Arthur, a sheet music salesman, has an ear for the hit tunes, but nobody will trust it. And his imagination often bursts into full song, building musical numbers around the greatest ... See full summary »
Arthur, a sheet music salesman, has an ear for the hit tunes, but nobody will trust it. And his imagination often bursts into full song, building musical numbers around the greatest frustrations in his life. He meets an innocent young school teacher, Eileen, who seems to hear the same music, but when Eileen learns that he's married, and that she's pregnant with his child, she runs away. Arthur gives up everything to find and protect her, but fate and the music haven't finished with Arthur Parker. Written by
The BBC original was composed of six episodes, each a bit over an hour long. Their titles are: 1: Down Sunny Side Lane 2: Love Is The Sweetest Thing 3: Easy Come, Easy Go 4: Better Think Twice 5: Painting The Clouds 6: Says My Heart See more »
I'd rather be a Yank.
They got the best songs.
What's that got to do with it!
I want to... I know it sounds daft Eileen, but I want to live in a world where the songs is...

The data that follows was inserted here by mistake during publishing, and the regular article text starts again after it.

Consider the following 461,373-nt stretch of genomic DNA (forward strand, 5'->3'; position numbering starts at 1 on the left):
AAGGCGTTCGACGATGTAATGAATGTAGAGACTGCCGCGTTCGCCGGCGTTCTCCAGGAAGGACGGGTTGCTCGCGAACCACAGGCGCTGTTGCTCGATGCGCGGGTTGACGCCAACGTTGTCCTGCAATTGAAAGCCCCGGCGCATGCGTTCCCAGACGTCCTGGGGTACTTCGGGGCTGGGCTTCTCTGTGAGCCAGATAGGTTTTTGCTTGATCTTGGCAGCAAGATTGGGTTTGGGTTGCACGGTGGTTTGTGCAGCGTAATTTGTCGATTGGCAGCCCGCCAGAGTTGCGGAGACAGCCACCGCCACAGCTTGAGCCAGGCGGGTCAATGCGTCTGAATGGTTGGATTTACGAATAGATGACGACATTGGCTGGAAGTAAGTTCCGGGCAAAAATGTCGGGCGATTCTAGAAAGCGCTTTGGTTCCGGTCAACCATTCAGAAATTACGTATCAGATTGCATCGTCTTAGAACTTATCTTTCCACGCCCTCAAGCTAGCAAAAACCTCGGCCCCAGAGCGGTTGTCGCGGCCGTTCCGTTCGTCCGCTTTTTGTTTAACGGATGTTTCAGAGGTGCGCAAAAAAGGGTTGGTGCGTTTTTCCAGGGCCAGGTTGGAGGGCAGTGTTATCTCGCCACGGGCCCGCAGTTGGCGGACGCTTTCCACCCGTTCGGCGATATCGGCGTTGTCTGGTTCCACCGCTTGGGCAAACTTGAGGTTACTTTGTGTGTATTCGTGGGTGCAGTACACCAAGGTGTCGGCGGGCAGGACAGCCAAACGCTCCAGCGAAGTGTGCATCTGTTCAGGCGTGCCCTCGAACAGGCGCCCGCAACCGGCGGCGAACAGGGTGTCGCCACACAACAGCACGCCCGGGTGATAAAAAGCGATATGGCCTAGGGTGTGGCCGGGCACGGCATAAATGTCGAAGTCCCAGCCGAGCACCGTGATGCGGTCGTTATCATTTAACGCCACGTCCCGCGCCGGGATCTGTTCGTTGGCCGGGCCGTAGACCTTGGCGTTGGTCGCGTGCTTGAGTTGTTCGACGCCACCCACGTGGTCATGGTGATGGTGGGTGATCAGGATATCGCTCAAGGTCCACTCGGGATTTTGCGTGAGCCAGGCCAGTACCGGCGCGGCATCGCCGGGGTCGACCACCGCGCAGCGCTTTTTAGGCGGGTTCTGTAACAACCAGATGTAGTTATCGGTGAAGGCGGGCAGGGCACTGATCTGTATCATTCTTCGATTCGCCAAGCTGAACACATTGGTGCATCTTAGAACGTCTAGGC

Where the songs come true.
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I remember seeing this on TV when it first came out. I was changing channels, and here were these woman, tap dancing on a coffin, lip syncing, "I'll be glad when you're dead, you rascal you." I was hooked.
It was the first time I ever saw Bob Hoskins, who managed to make a character who was truly awful somehow loveable.
It's a depression-era story, and while the story itself is grim, somehow the telling is joyful, with the cast breaking into "song." The songs are wonderful old songs, and they just mouth to them, and it creates a surreal feeling, but one that works, because it's as if this is what they are feeling (and could have felt at the time in the vernacular of the old songs).
The whole telling of this story is so original and vivid that you must watch it when you can.
==> Don't confuse this with the movie version, directed by Herbert Ross, with Steve Martin and Bernadette Peters has spectacular production values (unfortunately, the biggest production number was actually cut), but Steve Martin, great as he is, just doesn't make you like and feel for him the way Hoskins does. Bernadette is sufficiently waif-like, but she lacks Gemma Craven's grittiness.
Christopher Walken is the highlight of the film, doing an incredible song/dance/striptease on a bar that shows what a great dancer he is.
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